Transfering some of my wordier posts to the “Articles and Travel Writing” section- this one about the use of NGO logos and identity in the field.
International Non-Governmental Organizations (INGOs), or aid agencies, get a lot of [metaphorical] flak for what is perceived as self-promotion through judicious use of their logos. They get stamped like marketing badges on the products we hand out until, in a relief camp, they appear as a cacophany of colour and styles. Tarpaulins from CARE stamped with their circle of yellow and brown hands. Water tanks from Oxfam with their green loop. Jerrycans from World Vision with their orange triangle. Tents stamped with the blue letters UNHCR. Outside a Save the Children Play-Safe Area, a large signboard displays the typology of a child reaching up for an embrace ringed in red, while across the muddy pathway from an MSF therapeutic feeding clinic sits beneath a fluttering flag with their red scrawl on a white background.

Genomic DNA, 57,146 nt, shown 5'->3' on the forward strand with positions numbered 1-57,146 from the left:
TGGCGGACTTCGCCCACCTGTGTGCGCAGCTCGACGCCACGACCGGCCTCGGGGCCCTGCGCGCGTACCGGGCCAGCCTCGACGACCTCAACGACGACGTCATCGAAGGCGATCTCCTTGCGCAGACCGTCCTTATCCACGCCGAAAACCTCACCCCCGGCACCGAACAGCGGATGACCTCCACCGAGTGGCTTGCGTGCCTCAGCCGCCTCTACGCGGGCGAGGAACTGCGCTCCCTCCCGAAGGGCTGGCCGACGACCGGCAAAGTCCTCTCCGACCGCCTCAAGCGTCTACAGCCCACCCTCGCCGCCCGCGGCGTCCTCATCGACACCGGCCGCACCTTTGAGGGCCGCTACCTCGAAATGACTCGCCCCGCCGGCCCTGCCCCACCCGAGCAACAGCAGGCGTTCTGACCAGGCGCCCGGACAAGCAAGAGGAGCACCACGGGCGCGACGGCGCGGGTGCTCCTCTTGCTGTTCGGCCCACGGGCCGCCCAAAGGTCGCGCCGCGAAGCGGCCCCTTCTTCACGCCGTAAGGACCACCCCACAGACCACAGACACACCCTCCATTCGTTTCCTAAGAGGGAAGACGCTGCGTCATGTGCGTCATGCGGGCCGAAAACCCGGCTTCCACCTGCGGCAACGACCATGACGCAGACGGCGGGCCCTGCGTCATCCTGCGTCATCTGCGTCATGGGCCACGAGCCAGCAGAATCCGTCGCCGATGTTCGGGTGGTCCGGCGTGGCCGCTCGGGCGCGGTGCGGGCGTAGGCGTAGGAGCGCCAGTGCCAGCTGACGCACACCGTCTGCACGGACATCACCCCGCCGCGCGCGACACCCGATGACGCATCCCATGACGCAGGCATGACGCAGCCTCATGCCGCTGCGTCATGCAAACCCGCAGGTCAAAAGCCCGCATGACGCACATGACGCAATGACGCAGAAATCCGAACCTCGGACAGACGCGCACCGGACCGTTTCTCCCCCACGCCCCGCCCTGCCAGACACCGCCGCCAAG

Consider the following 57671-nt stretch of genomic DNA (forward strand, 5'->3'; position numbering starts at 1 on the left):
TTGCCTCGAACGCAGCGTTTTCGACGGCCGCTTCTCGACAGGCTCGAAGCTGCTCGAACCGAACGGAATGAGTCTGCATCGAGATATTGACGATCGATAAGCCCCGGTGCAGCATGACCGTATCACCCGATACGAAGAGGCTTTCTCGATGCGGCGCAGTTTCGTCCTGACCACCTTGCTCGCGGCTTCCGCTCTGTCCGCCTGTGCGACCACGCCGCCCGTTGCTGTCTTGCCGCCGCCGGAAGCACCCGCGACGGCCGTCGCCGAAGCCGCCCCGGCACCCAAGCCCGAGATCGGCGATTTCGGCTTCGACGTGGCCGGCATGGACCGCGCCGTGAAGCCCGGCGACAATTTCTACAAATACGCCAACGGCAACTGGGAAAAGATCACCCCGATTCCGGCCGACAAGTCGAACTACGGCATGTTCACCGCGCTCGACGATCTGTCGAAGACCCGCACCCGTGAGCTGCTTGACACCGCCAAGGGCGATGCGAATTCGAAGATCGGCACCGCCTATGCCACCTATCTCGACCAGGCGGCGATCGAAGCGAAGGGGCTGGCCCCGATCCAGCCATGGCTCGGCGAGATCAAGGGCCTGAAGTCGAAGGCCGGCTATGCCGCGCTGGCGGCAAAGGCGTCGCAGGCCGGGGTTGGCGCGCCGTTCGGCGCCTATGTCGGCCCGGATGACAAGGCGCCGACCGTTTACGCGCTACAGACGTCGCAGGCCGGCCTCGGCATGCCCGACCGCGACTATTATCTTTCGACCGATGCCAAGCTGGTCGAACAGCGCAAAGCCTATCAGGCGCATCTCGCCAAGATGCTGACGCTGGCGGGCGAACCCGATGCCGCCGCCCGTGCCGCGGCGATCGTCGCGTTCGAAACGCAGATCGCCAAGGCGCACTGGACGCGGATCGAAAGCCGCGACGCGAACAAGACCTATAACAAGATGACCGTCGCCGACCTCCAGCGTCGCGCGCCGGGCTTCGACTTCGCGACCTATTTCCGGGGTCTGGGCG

The signage doesn’t stop there. Detractors of the international aid industry point to the plethora of badges slapped onto the fleets of white Toyota Land Cruisers that ply the unsealed roads of previously unheard-of third-world towns turned relief headquarters, such as Darfur’s Nyala, DRC’s Goma and Sri Lanka’s Vavuniya. One government recently slammed INGOs [however myopically] for their work in a conflict-riddled portion of their country, claiming that their activities amounted to little more than supporting terrorists and putting up large signboards with their names on. Photos to our donors of the work we do invariably try and promote our particular flavour of assistance with a carefully framed banner or vested aid worker brandishing the organization’s colours.